found that this obtained in all casts where Philter's lysogenie action could be demonstrated. Shortly afterwards Widal and also Grtinbaum showed that the serum of patients suffering from typhoid fever, even at an early stage of the disease, agglutinated the typhoid bacillus—a fact which laid the foundation oi serum diagnosis. A similar phenomenon has been demonstrated in the case of Malta fever, cholera, plague, infection with /'. <,>//. "meat-poisoning " due to Gartner's bacillus, and various other infections. As regards the mode of action of agglutinini, Gruber and Durham considered that it consist* in a change in the envelopes of the bacteria, by which they swell up and become adhesive. The view has various (acts in its support, but F. Kruse and C. Nicolle have found that if a bacterial culture be filtered germ-free, an agglutinating scrum still produces some change in it, so that particles suspended in it become gathered into clumps. E. Duclaux, for this reason, considers that agglutinins arc coagulative ferments.
The phenomenon of agglutination depends essentially on the union of molecules in the bacteria—the agglutinogens—with the corresponding agglutinins, hut another essential is the presence of a certain amount of salts in the fluid, as it can be shown that when agglutinated masses of bacteria are washed salt-free the clumps become resolved. The fact that agglutinins appear in the body at an early stage in a disease has been taken by some observers as indicating that they have nothing to do with immunity, their development being spoken of as a reaction of infection. This conclusion is not justified, as we must suppose that the process of immunization begins to be developed at an early period in the disease, that it gradually increases, aod ultimately results in cure. It should also be slated that agglutinins arc used up in the process of agglutination, apparently combining with some element of the bacterial structure. In view of all the facts it must be admitted that the agglutinins and immune bodies are the result of corresponding reactive processes, and are probably related to one another. The development of all antagonistic substances which confer the special character on antimicrobic sera, as well as antitoxins, may be expressed as the formation of bodies with specific combining affinity for the organic substance introduced into the system—• toxin, bacterium, red corpuscle, &c., as the case may be. The bacterium, being a complex organic substance, may thus give rise to more than one antagonistic or combining substance.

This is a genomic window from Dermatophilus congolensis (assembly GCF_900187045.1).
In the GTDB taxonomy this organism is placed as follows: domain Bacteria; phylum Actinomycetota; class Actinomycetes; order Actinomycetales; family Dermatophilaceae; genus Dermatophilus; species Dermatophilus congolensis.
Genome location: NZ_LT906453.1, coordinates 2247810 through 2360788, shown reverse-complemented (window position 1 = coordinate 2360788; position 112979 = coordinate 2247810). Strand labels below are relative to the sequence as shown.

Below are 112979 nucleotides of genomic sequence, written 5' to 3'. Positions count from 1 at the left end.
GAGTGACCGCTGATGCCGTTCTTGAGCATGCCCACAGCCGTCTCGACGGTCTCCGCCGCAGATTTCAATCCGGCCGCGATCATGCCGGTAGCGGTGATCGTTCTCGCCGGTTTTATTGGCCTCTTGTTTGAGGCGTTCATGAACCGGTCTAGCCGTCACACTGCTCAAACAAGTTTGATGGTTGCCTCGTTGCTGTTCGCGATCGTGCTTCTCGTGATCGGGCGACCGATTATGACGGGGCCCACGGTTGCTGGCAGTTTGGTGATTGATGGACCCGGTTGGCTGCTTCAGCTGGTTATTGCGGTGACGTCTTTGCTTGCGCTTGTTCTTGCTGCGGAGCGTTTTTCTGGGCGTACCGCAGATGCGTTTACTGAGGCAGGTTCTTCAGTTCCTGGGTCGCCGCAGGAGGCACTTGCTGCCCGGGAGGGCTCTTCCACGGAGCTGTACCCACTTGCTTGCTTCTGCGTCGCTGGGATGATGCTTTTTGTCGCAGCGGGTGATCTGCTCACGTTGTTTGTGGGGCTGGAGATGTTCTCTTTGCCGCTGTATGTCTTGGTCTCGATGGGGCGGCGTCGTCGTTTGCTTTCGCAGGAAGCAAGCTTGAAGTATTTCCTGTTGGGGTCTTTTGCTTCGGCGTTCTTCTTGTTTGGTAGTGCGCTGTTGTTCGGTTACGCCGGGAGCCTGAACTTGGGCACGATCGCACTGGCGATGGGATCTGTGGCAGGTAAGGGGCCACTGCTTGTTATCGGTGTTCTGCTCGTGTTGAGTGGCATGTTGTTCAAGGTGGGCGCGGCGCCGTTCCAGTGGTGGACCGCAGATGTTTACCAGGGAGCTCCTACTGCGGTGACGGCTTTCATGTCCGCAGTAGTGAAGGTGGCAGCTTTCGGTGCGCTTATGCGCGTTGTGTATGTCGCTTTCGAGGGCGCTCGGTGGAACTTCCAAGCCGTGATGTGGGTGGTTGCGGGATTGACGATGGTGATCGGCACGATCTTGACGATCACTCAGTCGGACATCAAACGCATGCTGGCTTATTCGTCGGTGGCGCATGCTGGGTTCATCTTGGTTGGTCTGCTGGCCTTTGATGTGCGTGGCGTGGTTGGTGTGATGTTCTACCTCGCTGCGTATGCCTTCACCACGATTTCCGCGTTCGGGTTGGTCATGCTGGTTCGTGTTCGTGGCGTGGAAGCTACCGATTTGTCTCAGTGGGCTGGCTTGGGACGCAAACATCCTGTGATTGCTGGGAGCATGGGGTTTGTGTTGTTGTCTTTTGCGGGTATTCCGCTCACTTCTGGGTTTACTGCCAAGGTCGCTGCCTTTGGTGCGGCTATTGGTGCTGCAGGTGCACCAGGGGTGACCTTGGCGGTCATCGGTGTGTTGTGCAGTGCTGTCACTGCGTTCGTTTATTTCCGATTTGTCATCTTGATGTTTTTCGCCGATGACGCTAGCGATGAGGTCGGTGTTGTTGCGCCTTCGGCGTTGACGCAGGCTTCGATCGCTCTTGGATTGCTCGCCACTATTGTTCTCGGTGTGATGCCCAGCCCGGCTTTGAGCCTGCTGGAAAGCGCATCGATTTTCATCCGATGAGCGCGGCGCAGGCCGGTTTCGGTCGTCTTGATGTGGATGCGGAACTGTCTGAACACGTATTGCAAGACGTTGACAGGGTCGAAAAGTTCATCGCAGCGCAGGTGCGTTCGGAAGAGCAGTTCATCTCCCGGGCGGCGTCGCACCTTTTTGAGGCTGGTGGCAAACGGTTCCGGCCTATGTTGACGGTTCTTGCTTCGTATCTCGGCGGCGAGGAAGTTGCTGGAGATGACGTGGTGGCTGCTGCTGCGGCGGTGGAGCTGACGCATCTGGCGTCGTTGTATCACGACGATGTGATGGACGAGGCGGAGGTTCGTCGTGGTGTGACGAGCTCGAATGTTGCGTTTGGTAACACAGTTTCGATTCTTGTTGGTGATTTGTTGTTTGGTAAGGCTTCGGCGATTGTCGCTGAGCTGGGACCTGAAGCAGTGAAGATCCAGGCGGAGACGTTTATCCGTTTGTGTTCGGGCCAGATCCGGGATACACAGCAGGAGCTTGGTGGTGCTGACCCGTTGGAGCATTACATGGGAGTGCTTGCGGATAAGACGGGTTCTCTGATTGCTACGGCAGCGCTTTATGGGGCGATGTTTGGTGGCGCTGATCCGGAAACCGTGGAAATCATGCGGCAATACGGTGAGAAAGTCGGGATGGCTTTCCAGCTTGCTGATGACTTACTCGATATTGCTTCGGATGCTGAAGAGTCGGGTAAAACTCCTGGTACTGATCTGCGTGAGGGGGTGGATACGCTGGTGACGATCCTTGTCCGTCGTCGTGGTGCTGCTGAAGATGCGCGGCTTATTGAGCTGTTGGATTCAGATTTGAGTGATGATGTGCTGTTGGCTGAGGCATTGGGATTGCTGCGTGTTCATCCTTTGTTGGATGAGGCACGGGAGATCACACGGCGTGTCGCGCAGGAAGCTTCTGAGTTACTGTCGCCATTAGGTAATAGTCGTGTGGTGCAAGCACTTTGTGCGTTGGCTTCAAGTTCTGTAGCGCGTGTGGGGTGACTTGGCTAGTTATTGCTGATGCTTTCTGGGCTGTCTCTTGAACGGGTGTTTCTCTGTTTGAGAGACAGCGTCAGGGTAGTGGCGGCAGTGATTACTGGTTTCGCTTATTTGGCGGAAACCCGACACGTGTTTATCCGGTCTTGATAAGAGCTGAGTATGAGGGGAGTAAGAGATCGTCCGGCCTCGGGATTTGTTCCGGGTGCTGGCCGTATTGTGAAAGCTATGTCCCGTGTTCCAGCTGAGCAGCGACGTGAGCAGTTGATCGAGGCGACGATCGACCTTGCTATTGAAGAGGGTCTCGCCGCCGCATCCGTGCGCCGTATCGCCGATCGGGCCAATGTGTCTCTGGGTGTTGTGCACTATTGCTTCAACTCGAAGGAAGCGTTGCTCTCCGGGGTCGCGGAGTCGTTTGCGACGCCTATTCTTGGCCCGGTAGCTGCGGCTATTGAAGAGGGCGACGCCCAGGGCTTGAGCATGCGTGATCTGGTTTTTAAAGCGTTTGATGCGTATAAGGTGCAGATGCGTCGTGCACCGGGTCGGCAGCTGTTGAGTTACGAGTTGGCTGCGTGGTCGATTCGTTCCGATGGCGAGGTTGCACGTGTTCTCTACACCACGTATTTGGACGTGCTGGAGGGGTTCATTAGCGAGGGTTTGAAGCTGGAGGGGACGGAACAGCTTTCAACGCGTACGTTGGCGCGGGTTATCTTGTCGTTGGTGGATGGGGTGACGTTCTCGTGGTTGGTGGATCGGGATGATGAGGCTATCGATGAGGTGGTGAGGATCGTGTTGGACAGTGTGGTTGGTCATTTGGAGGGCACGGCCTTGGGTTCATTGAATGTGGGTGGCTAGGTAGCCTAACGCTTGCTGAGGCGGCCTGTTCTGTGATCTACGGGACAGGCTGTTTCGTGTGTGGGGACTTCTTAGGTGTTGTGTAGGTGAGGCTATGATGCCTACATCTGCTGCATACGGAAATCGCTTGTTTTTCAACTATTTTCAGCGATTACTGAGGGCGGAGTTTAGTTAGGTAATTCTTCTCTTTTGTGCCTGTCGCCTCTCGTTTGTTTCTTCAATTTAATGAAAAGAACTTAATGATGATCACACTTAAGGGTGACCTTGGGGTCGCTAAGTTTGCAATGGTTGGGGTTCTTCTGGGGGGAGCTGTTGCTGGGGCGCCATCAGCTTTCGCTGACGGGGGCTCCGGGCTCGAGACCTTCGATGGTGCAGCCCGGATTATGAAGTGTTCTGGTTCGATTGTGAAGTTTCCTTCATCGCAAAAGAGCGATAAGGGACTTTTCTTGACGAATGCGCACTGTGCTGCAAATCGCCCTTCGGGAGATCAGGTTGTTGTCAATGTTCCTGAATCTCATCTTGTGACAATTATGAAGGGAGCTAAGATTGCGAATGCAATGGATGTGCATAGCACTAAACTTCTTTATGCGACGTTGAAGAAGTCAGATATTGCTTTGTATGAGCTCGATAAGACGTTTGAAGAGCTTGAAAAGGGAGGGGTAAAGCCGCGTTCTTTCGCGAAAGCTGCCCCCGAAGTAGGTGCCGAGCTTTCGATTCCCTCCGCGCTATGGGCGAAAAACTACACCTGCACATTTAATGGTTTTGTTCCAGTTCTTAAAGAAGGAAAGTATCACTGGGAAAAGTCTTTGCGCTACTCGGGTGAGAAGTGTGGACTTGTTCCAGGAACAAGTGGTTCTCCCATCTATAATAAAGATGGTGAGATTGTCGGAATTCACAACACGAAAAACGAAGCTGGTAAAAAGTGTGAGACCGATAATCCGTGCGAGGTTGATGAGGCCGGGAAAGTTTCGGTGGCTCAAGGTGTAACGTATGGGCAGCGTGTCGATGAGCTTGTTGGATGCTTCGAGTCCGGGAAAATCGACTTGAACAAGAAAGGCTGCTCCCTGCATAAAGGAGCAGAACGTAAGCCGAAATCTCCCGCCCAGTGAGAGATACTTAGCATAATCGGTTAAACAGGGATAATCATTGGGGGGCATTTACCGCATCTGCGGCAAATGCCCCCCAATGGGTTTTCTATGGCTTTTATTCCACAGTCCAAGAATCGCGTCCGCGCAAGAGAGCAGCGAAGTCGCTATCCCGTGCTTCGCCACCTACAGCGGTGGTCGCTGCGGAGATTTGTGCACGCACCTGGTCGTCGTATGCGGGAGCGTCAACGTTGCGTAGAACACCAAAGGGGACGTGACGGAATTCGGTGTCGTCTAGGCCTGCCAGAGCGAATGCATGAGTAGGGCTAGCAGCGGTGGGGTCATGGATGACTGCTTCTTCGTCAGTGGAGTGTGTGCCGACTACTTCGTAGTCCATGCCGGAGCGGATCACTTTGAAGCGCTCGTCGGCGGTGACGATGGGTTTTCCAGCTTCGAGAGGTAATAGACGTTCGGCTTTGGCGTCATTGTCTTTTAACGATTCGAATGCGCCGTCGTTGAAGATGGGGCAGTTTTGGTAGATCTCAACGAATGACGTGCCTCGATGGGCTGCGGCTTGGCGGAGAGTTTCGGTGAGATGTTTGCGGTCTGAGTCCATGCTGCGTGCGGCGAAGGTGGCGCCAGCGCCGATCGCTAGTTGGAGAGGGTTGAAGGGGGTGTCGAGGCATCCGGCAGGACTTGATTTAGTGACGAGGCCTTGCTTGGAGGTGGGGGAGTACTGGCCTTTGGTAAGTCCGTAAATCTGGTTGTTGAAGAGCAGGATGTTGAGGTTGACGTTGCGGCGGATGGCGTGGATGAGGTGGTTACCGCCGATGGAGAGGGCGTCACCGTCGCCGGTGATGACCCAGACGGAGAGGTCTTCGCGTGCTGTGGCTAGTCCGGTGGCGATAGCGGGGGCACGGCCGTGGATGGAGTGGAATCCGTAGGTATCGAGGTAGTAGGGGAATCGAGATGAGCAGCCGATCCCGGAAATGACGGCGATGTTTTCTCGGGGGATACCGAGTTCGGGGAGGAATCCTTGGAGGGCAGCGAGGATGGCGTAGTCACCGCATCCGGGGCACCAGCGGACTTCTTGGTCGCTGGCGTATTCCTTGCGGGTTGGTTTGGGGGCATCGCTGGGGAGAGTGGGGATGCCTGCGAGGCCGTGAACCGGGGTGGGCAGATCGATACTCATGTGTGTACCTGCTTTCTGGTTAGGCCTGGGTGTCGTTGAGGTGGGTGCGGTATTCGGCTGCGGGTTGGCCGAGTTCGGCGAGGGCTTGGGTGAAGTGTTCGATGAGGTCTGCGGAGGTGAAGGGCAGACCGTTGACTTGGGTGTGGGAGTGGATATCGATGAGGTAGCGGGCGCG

By opsonic action is meant the effect which a scrum has on bacteria in making them more susceptible to phagocytosis by the white corpuscles of the blood (?.».). Such an effect may be demonstrated outside the body by making a j suitable mixture of (a) a suspension of the particular bacterium, (6) the scrum to be tested, and (c) leucocytes of a normal animal or person. The mixture is placed in a thin capillary tube and incubated at 37° C. for half an hour; a film preparation is then made from it on a glass slide, stained by a suitable method and then examined microscopically. The number of bacteria contained within a number of, say fifty, leucocytes can be counted and the average taken. In estimating the opsonic power of the scrum in cases of disease a control with normal serum is made at the tame time and under precisely the same conditions. The average number of bacteria contained within leucocytes in the case tested, divided by the number given, by the normal serum, is called the pkagpcylit index. Wright and Douglas showed that under these conditions phagocytosis might occur when a small quantity of normal scrum was present, whereas it was absent when normal salt solution was substituted for the serum; the latter thus contained substances which made the organisms susceptible to the action of the phagocytosis. They further showed that this substance acted by combining with the organisms and apparently producing some alteration in them; on the other band it had no direct action on the leucocytes. This opsonin of normal scrum is very labile, beingrapidly destroyed at 55° C.; that is, a serum boated at this temperature has practically no greater effect in aiding phagocytosis than normal salt solution has. Various observers had previously found that the serum of an animal unmunucd againsi i particular bacterium had a special action in bringing about phagocytosis of that organism, and it had been found that this property was retained when the serum was heated at 55° C. It U now generally admitted that at least two distinct classes of substances are concerned in -ypsonic action, that thermostable immune opsonins are. develop cd as a result of active immunization and these possess the specific properties of anti-substances in general, that is, act only on the corresponding bacterium. On the contrary the labile opsonins of normal serum have a comparatively general action on different organisms. It is quite evident that the specific immune-opsonins may play a very important put in-the phenomena of immunity, as by their means (he organisms are taken up more actively by the phagocytic ceils, and thereafter may undergo rapid disintegration.